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A little yellow reminder of awesomeness

This week I spent a good deal of time unpacking the final boxes from our last move almost four years ago, and some of those boxes hadn’t been unpacked in almost ten years. We’ve had to move so many times over the years I sometimes feel like I’m living the life of Mrs. incredible, but without the superpowers.

In the middle of all the nicknacks and useless things I can’t seem to throw away, I found several journals. Though I love to write, I’ve never been a consistent journaler. My real life isn’t nearly as interesting as the characters in my books, so finding the motivation to catalogue one more boring day takes a dedication I can’t seem to muster.

While flipping through the pages of one particular journal, a small, yellow note fell out. It was the first note my husband ever wrote to me after being married for only a couple of days. The note was just a simple thank you for cleaning the house that day. I gushed in my journal about the thoughtful man I married. Our anniversary is coming up next month. And I can say, that even after twenty-one years of marriage, his consideration of me and my feelings have never lessened. How blessed am I? There’s never been a day since I married him that I regretted my choice.

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This quarantine is showing off my weaknesses

I would like to say thank you to my loyal readers. While scrolling through my facebook notifications, I saw a ton of views going to my author Janelle Evans page. But these views were spread out over several days, not just on Mondays when I normally post. It got me wondering what the heck I had written that had so many people going back. A quick check to my blog showed I had forgot to post anything, not just for one week, but two. I’ve never done that before since I started this blog, but in all fairness nothing in my life is going like it normally does, so it’s even easier for me to be distracted and forgetful. I promise, I’ll try to do better from now on. Now, how about a funny insight for your faithfulness…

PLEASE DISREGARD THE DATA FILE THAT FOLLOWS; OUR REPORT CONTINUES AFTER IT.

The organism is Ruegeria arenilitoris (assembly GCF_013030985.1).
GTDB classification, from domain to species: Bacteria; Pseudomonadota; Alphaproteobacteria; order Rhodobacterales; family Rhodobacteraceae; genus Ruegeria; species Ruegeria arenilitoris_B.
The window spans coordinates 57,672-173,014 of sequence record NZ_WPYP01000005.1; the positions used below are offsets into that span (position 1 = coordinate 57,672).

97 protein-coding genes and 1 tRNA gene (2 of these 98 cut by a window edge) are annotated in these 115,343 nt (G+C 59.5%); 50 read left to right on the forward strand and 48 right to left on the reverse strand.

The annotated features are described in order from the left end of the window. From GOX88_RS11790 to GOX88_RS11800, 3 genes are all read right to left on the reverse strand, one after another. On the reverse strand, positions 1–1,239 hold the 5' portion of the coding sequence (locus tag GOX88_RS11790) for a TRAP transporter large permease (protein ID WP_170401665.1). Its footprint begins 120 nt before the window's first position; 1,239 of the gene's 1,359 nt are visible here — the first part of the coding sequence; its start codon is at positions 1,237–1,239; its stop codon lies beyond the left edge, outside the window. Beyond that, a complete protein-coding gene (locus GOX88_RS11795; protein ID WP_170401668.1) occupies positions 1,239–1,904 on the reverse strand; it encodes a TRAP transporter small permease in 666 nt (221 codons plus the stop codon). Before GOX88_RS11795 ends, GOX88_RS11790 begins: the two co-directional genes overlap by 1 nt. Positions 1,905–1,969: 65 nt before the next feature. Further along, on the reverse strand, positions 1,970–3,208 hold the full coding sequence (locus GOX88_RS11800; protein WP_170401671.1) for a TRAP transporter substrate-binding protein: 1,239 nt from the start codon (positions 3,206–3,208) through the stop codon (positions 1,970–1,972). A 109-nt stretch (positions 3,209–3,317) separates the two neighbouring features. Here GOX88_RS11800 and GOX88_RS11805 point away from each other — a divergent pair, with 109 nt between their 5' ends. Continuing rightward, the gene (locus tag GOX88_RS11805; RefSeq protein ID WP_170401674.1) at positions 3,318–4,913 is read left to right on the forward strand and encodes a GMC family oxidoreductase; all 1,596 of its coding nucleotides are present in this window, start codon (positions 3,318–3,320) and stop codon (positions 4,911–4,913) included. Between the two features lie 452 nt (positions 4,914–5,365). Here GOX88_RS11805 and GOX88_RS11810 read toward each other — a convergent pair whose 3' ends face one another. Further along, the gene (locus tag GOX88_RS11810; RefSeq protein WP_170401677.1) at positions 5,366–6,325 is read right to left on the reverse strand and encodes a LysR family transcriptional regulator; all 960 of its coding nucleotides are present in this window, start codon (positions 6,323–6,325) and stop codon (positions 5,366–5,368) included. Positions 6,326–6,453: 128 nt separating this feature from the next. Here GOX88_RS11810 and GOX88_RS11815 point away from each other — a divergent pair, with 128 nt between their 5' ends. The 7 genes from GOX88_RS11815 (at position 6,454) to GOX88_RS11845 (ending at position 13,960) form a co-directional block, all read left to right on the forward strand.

This week was supposed to be spring break for my kids, but rather than a trip to some new destination, we were home. And yet, I still found it to be a joyous reprieve. I got a whole week off from doing yeoman’s work to help my youngest son with his online learning. He has told me more than once throughout this ordeal. “Mom, it’s math, I’ll just wait for dad.”

No, math is not my most favorite subject, but I didn’t think I was a complete dummy in that area. After couple of days of Googling almost every problem he was given to figure out how to help him, I started to agree with his assessment. We needed dad. Ugh! I guess me being gifted in everything was never going to happen.